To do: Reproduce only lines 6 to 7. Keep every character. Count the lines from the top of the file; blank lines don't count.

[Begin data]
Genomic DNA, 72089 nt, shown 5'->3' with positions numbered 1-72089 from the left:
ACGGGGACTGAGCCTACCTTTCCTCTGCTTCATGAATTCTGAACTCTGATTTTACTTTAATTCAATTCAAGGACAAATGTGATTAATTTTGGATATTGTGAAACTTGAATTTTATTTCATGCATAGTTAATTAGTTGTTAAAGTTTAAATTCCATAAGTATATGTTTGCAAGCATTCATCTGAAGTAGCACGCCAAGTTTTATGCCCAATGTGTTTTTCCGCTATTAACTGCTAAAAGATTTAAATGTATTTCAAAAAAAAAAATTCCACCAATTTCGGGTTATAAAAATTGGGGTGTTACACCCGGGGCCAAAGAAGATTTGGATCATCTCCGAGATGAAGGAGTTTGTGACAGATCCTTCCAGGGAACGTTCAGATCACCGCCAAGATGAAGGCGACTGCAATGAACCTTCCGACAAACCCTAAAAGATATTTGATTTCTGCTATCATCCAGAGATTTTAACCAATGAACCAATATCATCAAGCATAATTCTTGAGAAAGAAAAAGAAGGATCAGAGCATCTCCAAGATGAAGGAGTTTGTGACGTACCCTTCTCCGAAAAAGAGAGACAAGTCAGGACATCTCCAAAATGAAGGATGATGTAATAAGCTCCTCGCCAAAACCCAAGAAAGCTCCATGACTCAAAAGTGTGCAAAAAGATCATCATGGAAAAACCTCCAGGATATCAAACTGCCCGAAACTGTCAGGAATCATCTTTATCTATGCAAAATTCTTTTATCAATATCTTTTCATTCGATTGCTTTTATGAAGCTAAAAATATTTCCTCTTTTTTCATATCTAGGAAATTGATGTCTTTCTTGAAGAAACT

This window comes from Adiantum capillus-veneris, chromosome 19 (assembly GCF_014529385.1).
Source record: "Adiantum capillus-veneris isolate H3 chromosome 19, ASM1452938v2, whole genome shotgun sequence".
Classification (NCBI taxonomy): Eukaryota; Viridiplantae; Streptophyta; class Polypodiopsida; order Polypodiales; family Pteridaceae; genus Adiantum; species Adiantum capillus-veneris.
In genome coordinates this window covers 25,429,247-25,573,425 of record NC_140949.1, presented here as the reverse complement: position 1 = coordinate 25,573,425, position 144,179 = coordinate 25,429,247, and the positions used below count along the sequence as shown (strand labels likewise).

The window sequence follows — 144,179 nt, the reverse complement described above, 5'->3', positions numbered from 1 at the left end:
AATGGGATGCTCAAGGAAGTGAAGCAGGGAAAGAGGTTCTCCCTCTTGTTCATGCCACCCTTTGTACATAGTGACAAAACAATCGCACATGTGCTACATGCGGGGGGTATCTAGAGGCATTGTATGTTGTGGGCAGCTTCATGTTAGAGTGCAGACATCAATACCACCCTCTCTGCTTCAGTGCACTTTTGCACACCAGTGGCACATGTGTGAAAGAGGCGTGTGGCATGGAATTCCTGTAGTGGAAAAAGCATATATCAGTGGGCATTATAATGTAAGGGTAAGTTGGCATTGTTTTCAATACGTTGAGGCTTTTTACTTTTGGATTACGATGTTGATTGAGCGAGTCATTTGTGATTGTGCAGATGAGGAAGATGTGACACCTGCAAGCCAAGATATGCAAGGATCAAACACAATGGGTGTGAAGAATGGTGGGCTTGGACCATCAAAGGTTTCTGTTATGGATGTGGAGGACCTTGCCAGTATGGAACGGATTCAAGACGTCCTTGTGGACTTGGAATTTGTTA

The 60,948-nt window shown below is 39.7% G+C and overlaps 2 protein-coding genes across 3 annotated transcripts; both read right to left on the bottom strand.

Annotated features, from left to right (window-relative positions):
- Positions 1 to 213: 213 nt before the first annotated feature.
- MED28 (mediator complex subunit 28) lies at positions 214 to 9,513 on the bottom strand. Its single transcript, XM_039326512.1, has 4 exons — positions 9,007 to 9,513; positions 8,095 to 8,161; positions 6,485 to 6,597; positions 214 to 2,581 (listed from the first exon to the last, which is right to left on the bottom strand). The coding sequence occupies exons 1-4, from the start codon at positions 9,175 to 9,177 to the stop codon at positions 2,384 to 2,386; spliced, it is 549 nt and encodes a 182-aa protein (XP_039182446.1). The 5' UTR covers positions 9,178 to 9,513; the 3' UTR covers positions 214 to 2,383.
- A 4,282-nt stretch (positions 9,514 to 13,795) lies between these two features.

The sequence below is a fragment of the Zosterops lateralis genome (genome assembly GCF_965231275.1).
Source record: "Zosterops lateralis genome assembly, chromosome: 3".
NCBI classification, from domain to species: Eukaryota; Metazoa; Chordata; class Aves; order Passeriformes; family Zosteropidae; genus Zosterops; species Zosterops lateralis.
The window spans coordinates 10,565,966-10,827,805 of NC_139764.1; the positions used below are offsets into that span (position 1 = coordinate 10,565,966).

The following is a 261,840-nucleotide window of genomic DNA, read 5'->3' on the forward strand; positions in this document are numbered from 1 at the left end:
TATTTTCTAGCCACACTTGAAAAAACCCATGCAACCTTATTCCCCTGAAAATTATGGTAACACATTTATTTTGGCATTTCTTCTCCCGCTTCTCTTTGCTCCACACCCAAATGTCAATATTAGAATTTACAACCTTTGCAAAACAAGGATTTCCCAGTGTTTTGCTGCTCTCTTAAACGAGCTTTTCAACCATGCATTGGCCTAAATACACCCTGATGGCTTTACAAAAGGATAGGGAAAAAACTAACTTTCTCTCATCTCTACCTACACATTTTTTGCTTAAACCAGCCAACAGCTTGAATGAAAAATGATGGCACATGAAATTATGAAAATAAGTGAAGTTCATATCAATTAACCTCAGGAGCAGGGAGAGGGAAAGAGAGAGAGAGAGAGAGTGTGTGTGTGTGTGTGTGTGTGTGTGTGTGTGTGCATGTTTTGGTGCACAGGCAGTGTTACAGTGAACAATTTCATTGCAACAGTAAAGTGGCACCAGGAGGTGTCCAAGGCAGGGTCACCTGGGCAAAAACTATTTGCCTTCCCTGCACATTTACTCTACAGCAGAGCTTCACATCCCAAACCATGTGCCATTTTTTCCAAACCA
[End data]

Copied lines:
In genome coordinates this window covers 25,429,247-25,573,425 of record NC_140949.1, presented here as the reverse complement: position 1 = coordinate 25,573,425, position 144,179 = coordinate 25,429,247, and the positions used below count along the sequence as shown (strand labels likewise).

The window sequence follows — 144,179 nt, the reverse complement described above, 5'->3', positions numbered from 1 at the left end: